At that point she made the decision that I believe saved my daughter’s life. She decided to do a vacuum extraction, which required the presence of a NICU pediatric team in the room. She gave me three contractions (three pushes each) to get her out or we’d do an emergency C section. I literally was on my last chance when she crowned.

What no one could have known was that the cord was around her neck…tightly. My OB immediately cut the cord and we got her out in one more push, and handed her off to the NICU team who began to work on her on the warmer. Ravi stayed with the baby and the NICU team and watched them. They got her breathing before her 1 minute APGAR, but she’s missed out on the last rush of blood from the cord and she wasn’t breathing well so after I saw her long enough name her (we’d been thinking Elanor for quite some time and had been debating between two middle names and Ravi let me decide) and hold her for ONE minute they took her immediately to the NICU.

Her birth stats were–born 5:27am, 6lbs 11oz, 19.25 inches long.

Ravi went with her to the NICU and stayed with her until 7:00 when the shift change happened. During the hour and a half while I was still in the room delivering my placenta, getting stitched up (2nd degree tears, all interior), and recovering we were texting back and forth. My OB actually encouraged this as it was the only thing keeping me sane.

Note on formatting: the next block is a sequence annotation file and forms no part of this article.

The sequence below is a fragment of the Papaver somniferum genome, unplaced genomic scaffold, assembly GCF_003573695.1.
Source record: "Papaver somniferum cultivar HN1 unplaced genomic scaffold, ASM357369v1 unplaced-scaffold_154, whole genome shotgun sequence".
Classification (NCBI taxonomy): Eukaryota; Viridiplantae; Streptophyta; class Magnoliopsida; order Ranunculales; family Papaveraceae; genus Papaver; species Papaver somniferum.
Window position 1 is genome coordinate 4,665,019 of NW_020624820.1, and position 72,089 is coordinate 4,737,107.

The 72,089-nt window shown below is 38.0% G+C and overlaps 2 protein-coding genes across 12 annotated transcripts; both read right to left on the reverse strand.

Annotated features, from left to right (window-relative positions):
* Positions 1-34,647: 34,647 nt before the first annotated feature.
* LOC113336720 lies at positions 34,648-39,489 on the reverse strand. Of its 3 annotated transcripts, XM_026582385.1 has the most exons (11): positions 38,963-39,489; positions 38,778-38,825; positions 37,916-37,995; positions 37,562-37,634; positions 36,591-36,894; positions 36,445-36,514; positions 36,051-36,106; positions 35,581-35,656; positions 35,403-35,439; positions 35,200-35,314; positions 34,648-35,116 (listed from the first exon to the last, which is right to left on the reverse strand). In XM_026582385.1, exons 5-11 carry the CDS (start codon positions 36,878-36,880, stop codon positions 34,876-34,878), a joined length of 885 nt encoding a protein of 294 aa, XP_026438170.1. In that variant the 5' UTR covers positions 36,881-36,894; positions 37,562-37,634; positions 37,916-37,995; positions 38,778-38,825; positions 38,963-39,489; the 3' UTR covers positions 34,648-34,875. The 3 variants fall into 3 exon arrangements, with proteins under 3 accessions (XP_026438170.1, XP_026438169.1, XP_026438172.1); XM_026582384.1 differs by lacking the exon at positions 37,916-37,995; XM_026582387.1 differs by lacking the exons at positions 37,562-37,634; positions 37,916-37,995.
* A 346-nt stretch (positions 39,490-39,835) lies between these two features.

I got to see her in the NICU by 8am on Monday, where I got to hold her finally. Which is when we got the next dose of news. Her breathing had gotten under control, but her blood sugar wasn’t. She was on an IV and we’d have to wean her off it slowly. I could try to breastfeed but it would require formula to give her enough nutrition to keep her blood sugars where they needed to be. I consented to the formula (duh). After her first feeding they turned down her IV by 1/2, which was way too aggressive a wean, and her blood sugar tanked. We then basically needed to go through 8-10 or so feedings with good blood sugar numbers afterward to get her released from the NICU which happened on Tuesday afternoon.

We had an awesome Tuesday with our first successful breastfeeding attempt (I’m pumping and we have to supplement with formula for the moment) and her in our room and with what felt like a happy ending to our story as we were getting discharged on Wednesday.